Read the memo detailing the new school here. 


With the opening of the month of the Sacred Heart in 1915 a provisional chapel was in process of erection on Lloyd Avenue. On Sunday, June 13, 1915, the first Mass was celebrated there. It was with a deep sense of satisfaction that the congregation assisted at the Holy Sacrifice of in a place of worship they could call their own and hear with joy the announcement of plans for a permanent edifice to be finished in the course of the year. The cornerstone of this permanent structure was laid on Columbus Day, Oct. 12, 1915, by Most Rev. Thomas F. Doran, first Auxiliary Bishop of the diocese. Ably to embellish and adorn it, as the dwelling place of the Lord, altars, shrines, windows, mosaics, paintings, vestments, sacred vessels and everything pertaining to divine worship were selected with special care, transforming the modest chapel into an ideal church for a parish of the present proportions of St. Sebastian’s. With feelings of pride, the parishioners received the first annual report of their accomplishment signed by the pastor and the first parish trustees and auditors, Hon. John W. Sweeney and Timothy F. Dwyer. The latter is still serving in this capacity. When Judge Sweeney established his residence elsewhere in the state, he was succeeded by the late Robert J. B. Sullivan, who, upon his death, was followed by the present associate of Mr. Dwyer, as a member of the church corporation and church auditor, Dr. Albert L. Midgley. At the beginning of the year 1917, Bishop Harkins assigned Rev. William B. Carty as assistant to Father Craig. For more than 11 years, Father Carty fulfilled his priestly duties in St. Sebastian’s. His untimely and sudden death in 1928 ended his curacy. The late Bishop Hickey then appointed, temporally, Rev. John F. Tully who recently had been ordained at Louvain, Belgium. Father Tully was facile as a linguist, and after four months was transferred to another position in the diocese where his knowledge of the languages was required. That the people of St. Sebastian’s parish appreciated the value of religious education was clear from the opening day of the school. Year by year, successive grades have been added and the corps of teaching Sisters increased. In September of 1935, the school had an enrollment of 130 pupils taught by a faculty of seven devoted nuns. Sister St. Rose Marie was the first superior of the convent and principal of the school. She served for two terms of three years each. With the efficient faculty under her direction she achieved results in the religious and secular training of a group of children who were the admiration of the priests, parents and all representative members of the parish. Two classes of boys and girls, graduated with high honors from St. Sebastian’s school, and continued their Catholic training in the diocesan high schools of the city. Sister St. Rose Marie, at the canonical expiration of her two terms of office, was transferred July 25, 1935, to the important post of superior of Villa Barlow Academy, St. Albans, Vt. She was been succeeded by the former provincial of the nuns of the Congregation of Notre Dame, Sister St. Ignatius, who comes to a parish already familiar to her through her official visitations.


The parish has experienced a normal growth, as predicted at the time of its formation, both by its founder and the pioneer members of the congregation, At no time has the number been increased by any influx of population. Beginning, as we have said, with only 484 souls, it registered in September of 1935 1,300 individuals, including every man, woman and child within its confines. Two factors made it possible to foresee only the natural development from the origin of the undertaking–the very limited area and the high cost of land and rentals. The church is of modern English Gothic and of the l4th century type of architecture. Substantially built of stone with an attractive frontage on Cole Avenue, it is surrounded by spacious and beautiful grounds. One striking feature in the general appearance of the church property is the statue of the Immaculate Conception enthroned in a bower of green on the lawn between the church and rectory. Here, on the day of the annual May procession, is witnessed the beauty of Catholic devotion to the Mother of God, expressed in the crowning of the Queen of Heaven, and in the consecration of little children to her service. Read the Providence Visitor article announcing the construction of the new Church here. An article relative to the dedication may be found here.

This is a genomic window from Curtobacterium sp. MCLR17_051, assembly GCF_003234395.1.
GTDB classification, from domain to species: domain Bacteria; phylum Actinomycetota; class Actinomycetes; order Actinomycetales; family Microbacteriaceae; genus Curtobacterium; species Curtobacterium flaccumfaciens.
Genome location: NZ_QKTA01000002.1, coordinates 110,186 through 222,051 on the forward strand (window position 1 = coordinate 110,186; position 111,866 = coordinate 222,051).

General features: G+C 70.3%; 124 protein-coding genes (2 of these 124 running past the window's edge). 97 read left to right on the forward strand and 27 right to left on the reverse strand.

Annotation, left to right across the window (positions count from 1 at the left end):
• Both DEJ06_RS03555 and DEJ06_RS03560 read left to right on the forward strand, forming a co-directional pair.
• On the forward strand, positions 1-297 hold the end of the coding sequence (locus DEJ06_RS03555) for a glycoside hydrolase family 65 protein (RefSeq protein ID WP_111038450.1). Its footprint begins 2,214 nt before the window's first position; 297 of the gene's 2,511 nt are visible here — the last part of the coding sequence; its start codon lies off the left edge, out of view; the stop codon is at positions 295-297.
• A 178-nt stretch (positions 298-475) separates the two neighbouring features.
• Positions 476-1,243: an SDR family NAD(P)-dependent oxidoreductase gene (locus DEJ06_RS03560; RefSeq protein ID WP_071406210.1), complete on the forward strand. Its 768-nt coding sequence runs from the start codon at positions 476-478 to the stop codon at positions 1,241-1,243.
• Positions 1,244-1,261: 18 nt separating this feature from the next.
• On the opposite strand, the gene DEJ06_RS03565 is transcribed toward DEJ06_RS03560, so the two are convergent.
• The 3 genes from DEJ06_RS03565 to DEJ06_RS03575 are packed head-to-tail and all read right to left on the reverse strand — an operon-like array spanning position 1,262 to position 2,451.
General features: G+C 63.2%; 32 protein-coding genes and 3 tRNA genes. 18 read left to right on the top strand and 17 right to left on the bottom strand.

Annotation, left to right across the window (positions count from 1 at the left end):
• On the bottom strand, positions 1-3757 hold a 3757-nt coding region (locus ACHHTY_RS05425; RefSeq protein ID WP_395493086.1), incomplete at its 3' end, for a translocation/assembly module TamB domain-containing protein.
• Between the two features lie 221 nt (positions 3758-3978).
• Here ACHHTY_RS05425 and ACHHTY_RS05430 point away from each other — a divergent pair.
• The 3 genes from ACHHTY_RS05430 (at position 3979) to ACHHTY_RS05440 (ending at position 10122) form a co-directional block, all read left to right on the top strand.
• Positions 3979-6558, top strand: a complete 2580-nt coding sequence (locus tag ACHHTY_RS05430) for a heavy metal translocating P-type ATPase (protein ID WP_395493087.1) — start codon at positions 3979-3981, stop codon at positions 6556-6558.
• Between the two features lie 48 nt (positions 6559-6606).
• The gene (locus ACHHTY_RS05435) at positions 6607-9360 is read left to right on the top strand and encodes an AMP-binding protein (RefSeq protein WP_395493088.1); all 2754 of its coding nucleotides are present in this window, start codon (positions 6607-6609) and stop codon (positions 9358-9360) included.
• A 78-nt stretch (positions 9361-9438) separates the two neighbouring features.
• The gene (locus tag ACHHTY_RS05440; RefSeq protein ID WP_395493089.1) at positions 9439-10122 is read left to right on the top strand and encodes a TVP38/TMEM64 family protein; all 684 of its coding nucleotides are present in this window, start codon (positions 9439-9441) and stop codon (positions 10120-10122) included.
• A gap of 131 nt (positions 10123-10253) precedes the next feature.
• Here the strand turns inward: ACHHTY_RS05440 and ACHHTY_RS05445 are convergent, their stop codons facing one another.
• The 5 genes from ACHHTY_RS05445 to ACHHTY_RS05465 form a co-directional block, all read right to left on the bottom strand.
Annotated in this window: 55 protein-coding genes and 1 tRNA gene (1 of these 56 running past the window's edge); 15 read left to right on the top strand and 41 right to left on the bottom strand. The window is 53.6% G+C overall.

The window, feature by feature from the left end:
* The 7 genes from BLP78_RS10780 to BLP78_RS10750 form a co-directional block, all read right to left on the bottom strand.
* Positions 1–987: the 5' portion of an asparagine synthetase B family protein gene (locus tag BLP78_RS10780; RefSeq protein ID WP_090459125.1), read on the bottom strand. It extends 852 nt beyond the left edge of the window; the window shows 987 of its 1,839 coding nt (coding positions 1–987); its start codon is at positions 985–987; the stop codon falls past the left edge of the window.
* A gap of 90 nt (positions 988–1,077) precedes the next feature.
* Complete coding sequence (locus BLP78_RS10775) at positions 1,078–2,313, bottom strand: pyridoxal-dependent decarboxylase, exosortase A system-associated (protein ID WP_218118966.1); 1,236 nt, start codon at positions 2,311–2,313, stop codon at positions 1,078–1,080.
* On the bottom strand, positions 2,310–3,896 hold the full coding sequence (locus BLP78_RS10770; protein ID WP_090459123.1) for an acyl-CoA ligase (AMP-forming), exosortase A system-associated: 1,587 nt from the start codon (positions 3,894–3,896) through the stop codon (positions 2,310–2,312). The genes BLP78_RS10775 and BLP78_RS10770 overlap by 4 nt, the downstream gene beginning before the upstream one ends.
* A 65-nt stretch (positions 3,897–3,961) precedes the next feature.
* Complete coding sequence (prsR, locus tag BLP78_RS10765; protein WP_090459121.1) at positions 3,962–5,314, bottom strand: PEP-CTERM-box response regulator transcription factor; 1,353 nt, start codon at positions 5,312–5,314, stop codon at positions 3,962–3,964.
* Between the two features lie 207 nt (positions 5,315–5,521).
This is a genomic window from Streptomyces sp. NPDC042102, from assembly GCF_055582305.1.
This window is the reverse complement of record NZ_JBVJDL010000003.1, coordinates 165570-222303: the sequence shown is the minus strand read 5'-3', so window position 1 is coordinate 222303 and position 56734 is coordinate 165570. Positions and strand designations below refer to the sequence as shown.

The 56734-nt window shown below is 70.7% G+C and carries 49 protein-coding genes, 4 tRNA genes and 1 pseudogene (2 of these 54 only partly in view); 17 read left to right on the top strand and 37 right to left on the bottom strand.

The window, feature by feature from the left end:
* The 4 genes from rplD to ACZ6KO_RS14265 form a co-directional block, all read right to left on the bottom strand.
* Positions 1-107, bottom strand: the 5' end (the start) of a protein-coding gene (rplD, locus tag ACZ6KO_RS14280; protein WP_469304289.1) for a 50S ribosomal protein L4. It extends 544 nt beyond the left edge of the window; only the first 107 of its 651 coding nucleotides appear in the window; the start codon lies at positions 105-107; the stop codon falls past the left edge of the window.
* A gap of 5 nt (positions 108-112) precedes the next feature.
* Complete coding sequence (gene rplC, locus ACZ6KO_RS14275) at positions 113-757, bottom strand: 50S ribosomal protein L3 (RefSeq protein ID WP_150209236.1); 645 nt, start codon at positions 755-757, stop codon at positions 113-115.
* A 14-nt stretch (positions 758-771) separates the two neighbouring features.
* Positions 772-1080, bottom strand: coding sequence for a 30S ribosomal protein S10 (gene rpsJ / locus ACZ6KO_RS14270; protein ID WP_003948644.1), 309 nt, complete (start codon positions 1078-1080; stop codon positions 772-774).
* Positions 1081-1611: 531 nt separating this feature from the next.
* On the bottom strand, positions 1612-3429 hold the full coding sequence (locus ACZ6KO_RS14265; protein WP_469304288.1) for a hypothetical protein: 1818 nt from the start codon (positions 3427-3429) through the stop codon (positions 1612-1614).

An early slogan was to the effect that St. Sebastian’s began its life without the possession of a bit of land or a blade of grass. The priest and congregation gathered in the Rub Dry Towel Company building in March, 1915, were assuming, then, heavy responsibilities and burdens which inevitably accompany new foundations. The property of the present is visible evidence that they did not shirk their responsibility nor refuse their burden. Twenty years is but a brief period in the life of a Catholic parish, and still, in this brief period, much has been accomplished and a distinguished record has been made. The founders and promoters of the material and spiritual prosperity of St. Sebastian’s, both priests and people, have written their names, indelibly, in the records of the parish. Zeal, character, and loyalty have been, under God, the chief factors in bringing it to its present honorable status among the parishes of the Diocese of Providence. Reprinted with permission The Providence Visitor (now Rhode Island Catholic) September 19, 1935

Parish Giving